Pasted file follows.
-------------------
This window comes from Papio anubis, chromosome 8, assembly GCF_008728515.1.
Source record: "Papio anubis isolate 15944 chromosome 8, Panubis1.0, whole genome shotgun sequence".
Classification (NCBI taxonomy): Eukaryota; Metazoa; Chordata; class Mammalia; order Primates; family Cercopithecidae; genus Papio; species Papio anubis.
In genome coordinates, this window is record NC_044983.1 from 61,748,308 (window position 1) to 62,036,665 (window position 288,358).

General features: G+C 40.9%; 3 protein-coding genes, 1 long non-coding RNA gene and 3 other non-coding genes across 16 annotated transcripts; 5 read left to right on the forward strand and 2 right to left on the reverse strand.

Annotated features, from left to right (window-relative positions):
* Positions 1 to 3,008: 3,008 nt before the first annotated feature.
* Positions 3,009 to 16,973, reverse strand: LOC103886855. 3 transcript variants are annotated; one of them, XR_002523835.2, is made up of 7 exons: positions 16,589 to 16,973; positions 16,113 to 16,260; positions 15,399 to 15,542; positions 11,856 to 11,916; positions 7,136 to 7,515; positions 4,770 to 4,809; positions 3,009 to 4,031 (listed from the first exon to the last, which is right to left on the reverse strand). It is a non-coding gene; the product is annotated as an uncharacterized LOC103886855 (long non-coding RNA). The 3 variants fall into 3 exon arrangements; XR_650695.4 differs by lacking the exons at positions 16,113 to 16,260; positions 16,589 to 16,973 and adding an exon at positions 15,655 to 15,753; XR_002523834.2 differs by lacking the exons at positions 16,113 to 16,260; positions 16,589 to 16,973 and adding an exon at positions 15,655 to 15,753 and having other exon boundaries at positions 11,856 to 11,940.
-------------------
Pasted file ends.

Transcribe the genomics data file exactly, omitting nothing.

This window comes from Papio anubis, chromosome 8, assembly GCF_008728515.1.
Source record: "Papio anubis isolate 15944 chromosome 8, Panubis1.0, whole genome shotgun sequence".
Classification (NCBI taxonomy): Eukaryota; Metazoa; Chordata; class Mammalia; order Primates; family Cercopithecidae; genus Papio; species Papio anubis.
In genome coordinates, this window is record NC_044983.1 from 61,748,308 (window position 1) to 62,036,665 (window position 288,358).

General features: G+C 40.9%; 3 protein-coding genes, 1 long non-coding RNA gene and 3 other non-coding genes across 16 annotated transcripts; 5 read left to right on the forward strand and 2 right to left on the reverse strand.

Annotated features, from left to right (window-relative positions):
* Positions 1 to 3,008: 3,008 nt before the first annotated feature.
* Positions 3,009 to 16,973, reverse strand: LOC103886855. 3 transcript variants are annotated; one of them, XR_002523835.2, is made up of 7 exons: positions 16,589 to 16,973; positions 16,113 to 16,260; positions 15,399 to 15,542; positions 11,856 to 11,916; positions 7,136 to 7,515; positions 4,770 to 4,809; positions 3,009 to 4,031 (listed from the first exon to the last, which is right to left on the reverse strand). It is a non-coding gene; the product is annotated as an uncharacterized LOC103886855 (long non-coding RNA). The 3 variants fall into 3 exon arrangements; XR_650695.4 differs by lacking the exons at positions 16,113 to 16,260; positions 16,589 to 16,973 and adding an exon at positions 15,655 to 15,753; XR_002523834.2 differs by lacking the exons at positions 16,113 to 16,260; positions 16,589 to 16,973 and adding an exon at positions 15,655 to 15,753 and having other exon boundaries at positions 11,856 to 11,940.